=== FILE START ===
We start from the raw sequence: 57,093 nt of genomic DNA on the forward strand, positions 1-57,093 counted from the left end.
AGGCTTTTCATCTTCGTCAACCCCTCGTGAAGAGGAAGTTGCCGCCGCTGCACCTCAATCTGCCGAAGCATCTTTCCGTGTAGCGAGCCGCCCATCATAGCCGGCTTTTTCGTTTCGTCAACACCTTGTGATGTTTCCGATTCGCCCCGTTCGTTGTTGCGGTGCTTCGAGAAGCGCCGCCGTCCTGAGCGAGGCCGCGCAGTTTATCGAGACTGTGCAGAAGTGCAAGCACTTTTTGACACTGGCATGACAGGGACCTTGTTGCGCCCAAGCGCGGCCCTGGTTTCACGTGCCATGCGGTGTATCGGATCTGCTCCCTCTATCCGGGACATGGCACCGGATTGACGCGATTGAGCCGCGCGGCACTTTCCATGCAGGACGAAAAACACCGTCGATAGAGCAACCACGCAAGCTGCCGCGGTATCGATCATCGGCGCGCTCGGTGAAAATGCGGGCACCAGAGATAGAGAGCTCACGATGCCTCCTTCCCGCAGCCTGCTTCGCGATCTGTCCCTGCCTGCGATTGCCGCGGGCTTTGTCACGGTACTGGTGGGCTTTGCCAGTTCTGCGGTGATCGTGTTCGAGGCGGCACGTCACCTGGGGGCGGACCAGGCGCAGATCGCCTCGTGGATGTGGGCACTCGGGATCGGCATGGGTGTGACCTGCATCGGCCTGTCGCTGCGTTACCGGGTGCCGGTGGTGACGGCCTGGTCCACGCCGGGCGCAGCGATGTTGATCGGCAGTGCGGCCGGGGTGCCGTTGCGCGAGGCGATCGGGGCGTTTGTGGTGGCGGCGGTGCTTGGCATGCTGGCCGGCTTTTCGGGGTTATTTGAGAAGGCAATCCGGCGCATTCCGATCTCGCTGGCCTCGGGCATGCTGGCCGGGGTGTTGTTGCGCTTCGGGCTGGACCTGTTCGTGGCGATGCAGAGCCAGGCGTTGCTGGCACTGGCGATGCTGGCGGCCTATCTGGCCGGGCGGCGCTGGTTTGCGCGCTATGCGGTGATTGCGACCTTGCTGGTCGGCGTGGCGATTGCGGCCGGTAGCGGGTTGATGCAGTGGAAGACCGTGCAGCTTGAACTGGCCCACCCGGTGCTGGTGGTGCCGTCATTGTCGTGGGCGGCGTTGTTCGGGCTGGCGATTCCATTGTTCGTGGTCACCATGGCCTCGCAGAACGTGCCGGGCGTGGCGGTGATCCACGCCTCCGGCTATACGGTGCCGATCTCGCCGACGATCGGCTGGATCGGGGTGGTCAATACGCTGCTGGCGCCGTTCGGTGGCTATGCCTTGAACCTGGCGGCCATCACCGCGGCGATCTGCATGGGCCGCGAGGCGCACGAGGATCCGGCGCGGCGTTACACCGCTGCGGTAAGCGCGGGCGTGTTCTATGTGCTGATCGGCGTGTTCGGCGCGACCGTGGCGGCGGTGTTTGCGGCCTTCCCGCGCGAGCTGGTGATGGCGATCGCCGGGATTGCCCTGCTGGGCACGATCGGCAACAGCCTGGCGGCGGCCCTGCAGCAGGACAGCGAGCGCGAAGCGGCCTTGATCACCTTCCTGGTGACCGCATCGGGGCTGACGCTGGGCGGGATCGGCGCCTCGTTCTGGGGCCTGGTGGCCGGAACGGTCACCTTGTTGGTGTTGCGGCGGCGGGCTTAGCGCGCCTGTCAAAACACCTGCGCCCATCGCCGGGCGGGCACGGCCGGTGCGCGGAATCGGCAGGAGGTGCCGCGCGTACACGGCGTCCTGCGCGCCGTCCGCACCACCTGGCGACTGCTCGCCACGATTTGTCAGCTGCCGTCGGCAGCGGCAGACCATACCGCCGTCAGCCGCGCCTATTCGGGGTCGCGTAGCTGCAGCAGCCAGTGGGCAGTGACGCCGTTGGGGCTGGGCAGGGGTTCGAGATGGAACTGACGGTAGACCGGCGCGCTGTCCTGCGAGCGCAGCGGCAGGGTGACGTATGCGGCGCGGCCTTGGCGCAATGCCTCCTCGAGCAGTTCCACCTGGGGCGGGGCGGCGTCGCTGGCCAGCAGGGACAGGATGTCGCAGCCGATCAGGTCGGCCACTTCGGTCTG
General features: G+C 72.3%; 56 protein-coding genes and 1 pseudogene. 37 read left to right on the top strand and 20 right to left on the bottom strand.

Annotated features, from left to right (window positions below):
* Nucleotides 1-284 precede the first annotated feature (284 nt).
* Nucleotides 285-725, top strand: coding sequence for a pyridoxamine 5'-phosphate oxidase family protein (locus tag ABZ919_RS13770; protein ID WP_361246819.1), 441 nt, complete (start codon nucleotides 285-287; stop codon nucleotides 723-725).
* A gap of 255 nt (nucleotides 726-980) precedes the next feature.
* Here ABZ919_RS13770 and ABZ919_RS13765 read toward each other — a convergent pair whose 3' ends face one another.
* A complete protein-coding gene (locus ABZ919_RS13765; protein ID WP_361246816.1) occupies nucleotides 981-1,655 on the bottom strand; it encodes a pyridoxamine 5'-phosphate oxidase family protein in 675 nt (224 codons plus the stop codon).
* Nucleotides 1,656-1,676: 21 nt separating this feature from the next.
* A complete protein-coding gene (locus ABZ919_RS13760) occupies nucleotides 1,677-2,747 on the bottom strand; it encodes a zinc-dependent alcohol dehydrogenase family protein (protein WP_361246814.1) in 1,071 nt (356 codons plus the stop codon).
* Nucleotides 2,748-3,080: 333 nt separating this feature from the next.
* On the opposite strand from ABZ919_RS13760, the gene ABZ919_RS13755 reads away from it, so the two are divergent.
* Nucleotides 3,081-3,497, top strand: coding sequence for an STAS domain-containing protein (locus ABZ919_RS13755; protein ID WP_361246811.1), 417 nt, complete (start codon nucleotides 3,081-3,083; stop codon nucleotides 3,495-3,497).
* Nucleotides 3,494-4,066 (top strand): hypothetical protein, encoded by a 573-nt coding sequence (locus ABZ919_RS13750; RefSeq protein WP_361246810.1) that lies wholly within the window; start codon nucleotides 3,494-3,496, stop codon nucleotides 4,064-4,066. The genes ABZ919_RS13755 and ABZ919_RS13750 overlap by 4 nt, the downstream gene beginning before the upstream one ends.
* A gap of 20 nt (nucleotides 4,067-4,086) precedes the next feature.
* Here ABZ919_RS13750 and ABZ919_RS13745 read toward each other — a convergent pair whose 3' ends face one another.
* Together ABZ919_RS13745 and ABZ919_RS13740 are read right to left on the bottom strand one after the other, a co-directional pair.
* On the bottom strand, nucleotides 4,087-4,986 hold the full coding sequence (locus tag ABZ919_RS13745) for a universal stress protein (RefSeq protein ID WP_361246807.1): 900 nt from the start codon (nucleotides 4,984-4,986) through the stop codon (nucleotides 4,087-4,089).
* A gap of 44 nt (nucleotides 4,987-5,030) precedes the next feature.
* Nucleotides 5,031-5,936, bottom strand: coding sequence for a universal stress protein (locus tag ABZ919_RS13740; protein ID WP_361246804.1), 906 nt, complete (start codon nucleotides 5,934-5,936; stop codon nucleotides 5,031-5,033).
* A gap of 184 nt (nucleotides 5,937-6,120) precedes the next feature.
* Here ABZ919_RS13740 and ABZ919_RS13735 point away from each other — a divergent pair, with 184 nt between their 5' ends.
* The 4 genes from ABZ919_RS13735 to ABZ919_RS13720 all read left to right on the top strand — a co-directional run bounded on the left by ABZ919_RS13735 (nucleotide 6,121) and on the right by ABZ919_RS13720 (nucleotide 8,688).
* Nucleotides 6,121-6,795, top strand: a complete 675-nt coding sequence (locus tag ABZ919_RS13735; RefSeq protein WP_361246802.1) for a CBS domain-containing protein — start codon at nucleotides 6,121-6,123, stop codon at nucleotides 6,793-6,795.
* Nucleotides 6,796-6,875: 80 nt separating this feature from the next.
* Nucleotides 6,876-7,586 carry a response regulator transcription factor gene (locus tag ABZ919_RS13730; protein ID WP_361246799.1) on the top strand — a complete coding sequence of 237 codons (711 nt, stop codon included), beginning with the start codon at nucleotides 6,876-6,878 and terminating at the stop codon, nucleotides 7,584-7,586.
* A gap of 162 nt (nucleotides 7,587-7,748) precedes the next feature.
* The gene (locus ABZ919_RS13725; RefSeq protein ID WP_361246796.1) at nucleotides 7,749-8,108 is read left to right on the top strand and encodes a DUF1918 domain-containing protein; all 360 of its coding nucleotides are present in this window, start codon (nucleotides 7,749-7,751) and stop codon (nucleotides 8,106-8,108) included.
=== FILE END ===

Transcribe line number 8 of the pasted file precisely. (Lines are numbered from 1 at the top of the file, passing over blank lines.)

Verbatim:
* Here ABZ919_RS13770 and ABZ919_RS13765 read toward each other — a convergent pair whose 3' ends face one another.